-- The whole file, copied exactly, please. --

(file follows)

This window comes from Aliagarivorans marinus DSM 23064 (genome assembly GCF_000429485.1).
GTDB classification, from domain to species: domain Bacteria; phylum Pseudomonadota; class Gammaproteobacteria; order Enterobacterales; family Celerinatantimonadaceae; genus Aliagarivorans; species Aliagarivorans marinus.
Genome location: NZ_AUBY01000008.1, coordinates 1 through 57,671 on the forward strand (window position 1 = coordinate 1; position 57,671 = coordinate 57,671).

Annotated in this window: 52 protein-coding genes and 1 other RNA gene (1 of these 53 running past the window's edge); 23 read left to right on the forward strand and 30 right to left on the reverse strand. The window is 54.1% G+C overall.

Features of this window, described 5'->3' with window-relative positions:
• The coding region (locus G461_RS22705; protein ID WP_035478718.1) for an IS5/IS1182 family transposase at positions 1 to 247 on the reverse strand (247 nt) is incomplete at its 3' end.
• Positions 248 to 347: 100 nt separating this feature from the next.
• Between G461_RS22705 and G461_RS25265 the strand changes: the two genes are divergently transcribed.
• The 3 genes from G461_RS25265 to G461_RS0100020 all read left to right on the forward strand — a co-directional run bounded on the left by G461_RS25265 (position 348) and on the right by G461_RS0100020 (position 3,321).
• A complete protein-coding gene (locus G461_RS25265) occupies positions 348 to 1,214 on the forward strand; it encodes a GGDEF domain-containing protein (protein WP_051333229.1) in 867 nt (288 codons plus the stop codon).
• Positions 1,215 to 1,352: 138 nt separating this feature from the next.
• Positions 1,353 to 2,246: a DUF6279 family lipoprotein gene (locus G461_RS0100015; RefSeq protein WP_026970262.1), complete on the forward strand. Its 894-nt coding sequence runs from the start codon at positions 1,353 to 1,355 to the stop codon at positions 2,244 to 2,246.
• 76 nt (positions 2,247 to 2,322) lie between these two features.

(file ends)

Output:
This window comes from Aliagarivorans marinus DSM 23064 (genome assembly GCF_000429485.1).
GTDB classification, from domain to species: domain Bacteria; phylum Pseudomonadota; class Gammaproteobacteria; order Enterobacterales; family Celerinatantimonadaceae; genus Aliagarivorans; species Aliagarivorans marinus.
Genome location: NZ_AUBY01000008.1, coordinates 1 through 57,671 on the forward strand (window position 1 = coordinate 1; position 57,671 = coordinate 57,671).

Annotated in this window: 52 protein-coding genes and 1 other RNA gene (1 of these 53 running past the window's edge); 23 read left to right on the forward strand and 30 right to left on the reverse strand. The window is 54.1% G+C overall.

Features of this window, described 5'->3' with window-relative positions:
• The coding region (locus G461_RS22705; protein ID WP_035478718.1) for an IS5/IS1182 family transposase at positions 1 to 247 on the reverse strand (247 nt) is incomplete at its 3' end.
• Positions 248 to 347: 100 nt separating this feature from the next.
• Between G461_RS22705 and G461_RS25265 the strand changes: the two genes are divergently transcribed.
• The 3 genes from G461_RS25265 to G461_RS0100020 all read left to right on the forward strand — a co-directional run bounded on the left by G461_RS25265 (position 348) and on the right by G461_RS0100020 (position 3,321).
• A complete protein-coding gene (locus G461_RS25265) occupies positions 348 to 1,214 on the forward strand; it encodes a GGDEF domain-containing protein (protein WP_051333229.1) in 867 nt (288 codons plus the stop codon).
• Positions 1,215 to 1,352: 138 nt separating this feature from the next.
• Positions 1,353 to 2,246: a DUF6279 family lipoprotein gene (locus G461_RS0100015; RefSeq protein WP_026970262.1), complete on the forward strand. Its 894-nt coding sequence runs from the start codon at positions 1,353 to 1,355 to the stop codon at positions 2,244 to 2,246.
• 76 nt (positions 2,247 to 2,322) lie between these two features.